While themes of chauvinism and violence have continued to perpetuate the German hip-hop scene for most of the 2000s, younger artists are now taking a stand and calling for reform. Lyrics that once flirted with sexism, violence, and even anti-Semitism now face a mounting backlash as an increasing number of artists take a stand against them. One such person is Gen Z rapper Badmómzjay, whose powerful voice has become a prominent weapon against racism and homophobia. With over 3 million Spotify monthly listeners and 800k TikTok followers, the authenticity of her music has paid off as she currently ranks in the top 200 German artists by Chartmetric artist rank.

Though the genre has made substantial strides, the truth remains: fixing an industry long rooted in systemic bias requires more than just a few artists. What the genre needs is a holistic shift that encompasses the entire ecosystem, including record labels, studios, and music streaming platforms alike.

Dance music meets rap influence: The new sound of German hip-hop

Today, many of Germany's top rappers are drawing influence from the dance and electronic music space. Looking at the current top 10 of the Chartmetric charts for the subgenre "German HipHop," artists Ski Aggu (No. 2) and Bausa (No. 8), in particular, are known for their dazzling use of pop, rock, and electronic elements within their sounds. Their songs often feature catchy hooks and clever German lyrics spiced with English buzzwords. The beats also remain highly energetic and upbeat, making them ideal for nightclubs and dance floors.


need this german dance rap crossover to make its way to the us song | nachts wach by miksu / macloud and makko #makko #raptok #germanrap #musiccurator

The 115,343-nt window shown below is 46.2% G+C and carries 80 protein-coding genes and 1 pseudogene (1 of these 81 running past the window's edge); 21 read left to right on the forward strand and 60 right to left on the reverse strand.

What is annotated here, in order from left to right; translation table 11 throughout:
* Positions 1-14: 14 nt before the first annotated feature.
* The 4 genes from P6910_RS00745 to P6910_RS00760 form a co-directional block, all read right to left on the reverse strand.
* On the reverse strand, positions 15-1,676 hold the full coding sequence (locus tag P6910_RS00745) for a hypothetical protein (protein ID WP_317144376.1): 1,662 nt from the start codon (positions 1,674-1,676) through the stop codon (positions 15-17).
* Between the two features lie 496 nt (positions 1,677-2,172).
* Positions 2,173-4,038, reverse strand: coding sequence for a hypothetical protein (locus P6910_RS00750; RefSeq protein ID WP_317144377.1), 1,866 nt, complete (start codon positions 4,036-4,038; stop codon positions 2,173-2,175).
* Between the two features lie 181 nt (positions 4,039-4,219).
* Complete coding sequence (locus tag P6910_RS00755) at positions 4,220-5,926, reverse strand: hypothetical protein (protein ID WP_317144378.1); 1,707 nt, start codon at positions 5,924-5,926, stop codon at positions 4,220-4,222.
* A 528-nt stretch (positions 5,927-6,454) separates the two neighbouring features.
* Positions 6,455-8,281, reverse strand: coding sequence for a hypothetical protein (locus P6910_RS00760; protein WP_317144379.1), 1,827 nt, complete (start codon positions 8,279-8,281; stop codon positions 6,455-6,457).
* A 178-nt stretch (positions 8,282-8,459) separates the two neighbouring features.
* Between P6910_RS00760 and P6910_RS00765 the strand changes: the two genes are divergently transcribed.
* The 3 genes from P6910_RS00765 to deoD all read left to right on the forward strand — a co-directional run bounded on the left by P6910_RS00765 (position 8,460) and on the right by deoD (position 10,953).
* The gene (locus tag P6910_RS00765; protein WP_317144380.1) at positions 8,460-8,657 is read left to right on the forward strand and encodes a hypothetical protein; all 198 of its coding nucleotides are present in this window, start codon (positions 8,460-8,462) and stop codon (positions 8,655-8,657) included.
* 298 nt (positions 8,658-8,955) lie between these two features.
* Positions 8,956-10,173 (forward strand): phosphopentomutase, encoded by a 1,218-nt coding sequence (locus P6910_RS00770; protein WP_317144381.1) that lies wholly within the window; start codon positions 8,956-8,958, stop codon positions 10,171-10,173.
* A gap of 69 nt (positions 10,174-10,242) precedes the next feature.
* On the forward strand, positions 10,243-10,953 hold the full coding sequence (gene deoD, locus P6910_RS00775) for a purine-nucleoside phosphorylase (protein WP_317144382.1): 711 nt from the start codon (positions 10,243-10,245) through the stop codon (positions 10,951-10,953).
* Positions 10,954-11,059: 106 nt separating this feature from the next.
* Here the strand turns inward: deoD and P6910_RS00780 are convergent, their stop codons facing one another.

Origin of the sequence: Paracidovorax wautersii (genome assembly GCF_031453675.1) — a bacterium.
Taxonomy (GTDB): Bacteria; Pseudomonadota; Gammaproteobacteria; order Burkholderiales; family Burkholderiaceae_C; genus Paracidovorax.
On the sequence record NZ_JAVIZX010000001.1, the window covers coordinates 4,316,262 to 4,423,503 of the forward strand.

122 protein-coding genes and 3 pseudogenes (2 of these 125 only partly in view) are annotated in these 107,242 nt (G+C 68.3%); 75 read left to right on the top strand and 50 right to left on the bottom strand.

♬ Nachts wach (Lila Wolken Bootleg) - Miksu / Macloud & makko

Particularly influential are the producers Miksu and Macloud, who have already racked up several hundred million streams on Spotify in collaboration with rappers like T-Low and makko. Merging fierce hip-hop bars with brazen production, the growing fusion between German producers and rappers is proving to be the perfect mixture for today's Gen-Z audience. TikTok, in particular, has allowed the crossover to catch like wildfire, providing a space for fans and artists to engage with the scene's fast-paced transformation.

“I can say that TikTok has helped me a lot because my stuff has spread like wildfire. But if artists decide to use the platform, I think it's important that they find their own way there and don't make videos on the spur of the moment.” – Ski Aggu, rapper.

The impact of major and independent labels

In a landscape where native listeners favor local repertoire, the nature of Germany's unique recording industry can be unraveled by analyzing regional talent. RAF Camora(Believe Music), Luciano(Universal), and Apache 207 (Sony), for example, have notably similar listening audiences in Germany's bustling urban hubs of Munich, Berlin, and Hamburg. Seeing such close numbers, it's clear that both indies and majors can act as a template for breaking artists within the borders of Deutschland.

Believe Music is one independent label that has made waves, earning its place as the third-largest recorded music company in 2022, according to data from GfK, a respected market research firm. This ranking underscores Believe's impact on the local music scene, where industry giants Universal Music and Sony Music have historically led the way.

Believe's influence extends into the vibrant world of German Hip-Hop, where it secures its position as the second-largest player. This success speaks to Believe's understanding of the local musical landscape, its rapport with artists, and its dedication to nurturing talent in this genre. The company is on a mission to provide a full spectrum of services to artists and labels, catering to diverse stages and genres. This spans DIY distribution like Tunecore, as well as partnerships with distribution and artist service brands such as Rough Trade and Groove Attack. Additionally, Believe engages in classic distribution deals and lends its support to individual label brands like Nuclear Blast and AFM.